How Schools are Reopening (September 2020 update)

 

The narrative is by now familiar. Sweden’s primary and secondary facilities remained open, but every other country across the globe experienced the localised or national closure of schools due to the ongoing COVID-19 pandemic. 1.6 billion learners were removed from school buildings by early April. Half a year later, 1.1 billion students have yet to return. As schools across Europe reopen, we take a look at what international examples of reopening teach us about the way forward.

Since June, when we shared our analysis of the ways in which various countries were choosing to reopen their schools, fourteen countries have ended their country-wide closure of schools and 2% of learners have returned to educational facilities, representing some 35 million individuals. However, ‘reopening’, notionally or in action, should not be sold as a success story in and of itself.

 

Figure 1: COVID-19 Impact on Education (UNESCO Institute for Statistics)

 

Not a ‘return to normal’

The prefix ‘re-’ is used to express backwards motion, the restoration of a previous state of things, or the repetition of an action. ‘Reopening’ then connotes a return to something that has been done before, but this is a misnomer.

Every attempt at reopening schools confirms one thing: returning to school is unlikely to be a ‘return to normal’.  School reopenings are beset with new rules and regulations and represent a vulnerable normal at best.

Here we bring together some of the many measures schools might be expected to implement:

  • One-way routes of entry and exit
  • Desks spaced 6 ft apart
  • Alternate-day attendance, class-by-class returns, staggered break-times
  • Wearing and instalment of PPE (including masks, screens, more regular hand-washing)
  • Regular temperature-taking
  • Cancelled canteen-services and clubs out of school hours
  • Teachers standing behind desk barricades
  • Distanced, timed collection/pick-up routines
  • Reconsidered transport
  • Bubbled classrooms with individual teachers
  • Psychosocial support activities and catch-up classes

 

Reopenings followed by ‘re-closures’

The following cases from the last month demonstrate that the virus, though posing a minimal risk to the health of children, can undermine attempts to return to school once they get started.

Although the virus was under control, Japan, China, Australia, South Korea, and Hong Kong are all experiencing new peaks in infection, which are forcing localised school closures. For example, schools in Beijing closed for a second time on June 16, after reopening on April 27, and Hong Kong ended the school year early on July 10.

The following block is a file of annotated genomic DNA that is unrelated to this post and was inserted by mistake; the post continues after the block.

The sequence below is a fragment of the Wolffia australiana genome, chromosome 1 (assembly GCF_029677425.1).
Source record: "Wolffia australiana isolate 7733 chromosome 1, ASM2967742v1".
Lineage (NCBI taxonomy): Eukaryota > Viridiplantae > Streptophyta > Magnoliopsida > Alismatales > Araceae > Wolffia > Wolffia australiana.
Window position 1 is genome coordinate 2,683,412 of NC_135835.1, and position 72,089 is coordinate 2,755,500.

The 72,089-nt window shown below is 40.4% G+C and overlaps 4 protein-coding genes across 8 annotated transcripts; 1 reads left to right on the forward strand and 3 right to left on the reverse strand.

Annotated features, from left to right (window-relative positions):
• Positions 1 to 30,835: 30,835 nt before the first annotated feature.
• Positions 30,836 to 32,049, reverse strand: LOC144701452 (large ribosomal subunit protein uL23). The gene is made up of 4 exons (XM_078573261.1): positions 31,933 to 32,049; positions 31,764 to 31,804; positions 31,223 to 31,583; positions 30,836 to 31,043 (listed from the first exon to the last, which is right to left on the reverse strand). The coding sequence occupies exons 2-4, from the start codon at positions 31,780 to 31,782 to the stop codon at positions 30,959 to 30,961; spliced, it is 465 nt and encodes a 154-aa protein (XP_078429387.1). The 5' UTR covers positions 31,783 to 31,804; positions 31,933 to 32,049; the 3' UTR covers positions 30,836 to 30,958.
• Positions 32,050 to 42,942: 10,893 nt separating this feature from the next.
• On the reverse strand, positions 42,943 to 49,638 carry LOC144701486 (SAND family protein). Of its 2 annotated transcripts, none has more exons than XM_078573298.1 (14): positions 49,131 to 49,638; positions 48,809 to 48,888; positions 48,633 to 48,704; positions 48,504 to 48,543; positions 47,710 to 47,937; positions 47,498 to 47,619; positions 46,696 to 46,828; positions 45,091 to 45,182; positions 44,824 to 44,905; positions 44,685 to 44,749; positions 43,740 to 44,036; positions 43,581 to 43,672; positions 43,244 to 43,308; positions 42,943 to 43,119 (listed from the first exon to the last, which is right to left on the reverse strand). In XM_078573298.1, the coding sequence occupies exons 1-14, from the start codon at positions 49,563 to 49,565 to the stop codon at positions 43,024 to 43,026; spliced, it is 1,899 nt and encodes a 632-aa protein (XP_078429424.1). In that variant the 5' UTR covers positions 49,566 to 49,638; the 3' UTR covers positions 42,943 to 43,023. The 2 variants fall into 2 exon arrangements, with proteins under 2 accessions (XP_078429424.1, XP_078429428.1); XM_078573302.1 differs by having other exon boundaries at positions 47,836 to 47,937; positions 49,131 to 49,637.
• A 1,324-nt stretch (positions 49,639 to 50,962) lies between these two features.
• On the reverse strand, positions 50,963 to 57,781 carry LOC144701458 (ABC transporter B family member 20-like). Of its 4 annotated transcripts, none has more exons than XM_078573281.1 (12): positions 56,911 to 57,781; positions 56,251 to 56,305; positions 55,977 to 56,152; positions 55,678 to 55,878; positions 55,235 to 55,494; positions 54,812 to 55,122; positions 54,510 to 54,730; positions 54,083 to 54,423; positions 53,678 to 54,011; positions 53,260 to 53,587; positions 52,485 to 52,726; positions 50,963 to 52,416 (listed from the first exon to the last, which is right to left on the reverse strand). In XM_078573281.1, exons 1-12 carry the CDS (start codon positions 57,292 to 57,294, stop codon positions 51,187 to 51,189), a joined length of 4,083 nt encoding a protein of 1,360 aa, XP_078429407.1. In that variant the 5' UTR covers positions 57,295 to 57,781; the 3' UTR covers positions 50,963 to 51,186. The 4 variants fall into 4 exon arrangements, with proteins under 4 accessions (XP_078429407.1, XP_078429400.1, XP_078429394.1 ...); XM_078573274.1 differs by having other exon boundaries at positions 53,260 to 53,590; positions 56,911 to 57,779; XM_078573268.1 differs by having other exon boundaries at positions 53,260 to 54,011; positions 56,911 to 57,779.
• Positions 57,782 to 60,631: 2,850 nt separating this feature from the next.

After closing schools in late January and reopening them starting May 11, schools in Vietnam have now been closed until further notice as, despite months without a single death or confirmed case of local transmission, the country faces a new outbreak as of July 29.

In the US, schools in Los Angeles and San Diego have been closed due to skyrocketing infection rates. The State of Florida has been sued by their largest teachers union for the plan to reopen schools as 10 000 new cases of coronavirus are recorded day-after-day.

Schools have remained open in Sweden since the advent of coronavirus, but the country has experienced a death rate higher than half of Europe, unlike its Scandinavian neighbours.

Beginning a slow reopening in early May, Israeli schools too have had to close down again as of July 13. 1, 335 students and 691 staff were infected due to a hastened reopening and hot weather, which led the government to drop the requirement to wear masks.

In South Africa, schools closed in early March, reopened in early June, and 968 schools were reclosed a month later because of outbreaks in which more than 1, 260 students and 2, 400 teachers tested positive for COVID-19. Reopening schools for high school students at pace is likely to be the cause as outbreaks in French schools and Missouri summer camps are also connected to children aged 10 and above. Similarly, isolated outbreaks in the Al-Taqwa school in Victoria, Australia, with children from preparatory grades to Year 12 suggests that young children may transmit the virus less often than teenagers, perhaps implying that physical reopenings should be prioritised by age group.

 

Patterns to inform progress

Although the role of children in transmitting the virus remains unclear, patterns are emerging. Where infection rates are high, returns are rushed, reopening coincides with the opening of the economy, safety measures are inadequately followed, impractical, or too expensive, or older school children are involved, intermittent closures become more likely.

Successful school reopenings in New Zealand, Uruguay, Germany, and Denmark are a result of low levels of national coronavirus cases, tentative, staggered, and socially distanced returns to maximise available space, appropriate government funding, and bipartite policies combining home learning with fewer days in the classroom, as well as a degree of technological preparedness, teacher training, parent involvement, and a focus upon lessening circulating anxieties.

Traditional schooling then must be transformed if education is to be protected from frequent and periodic disruption in a COVID-context.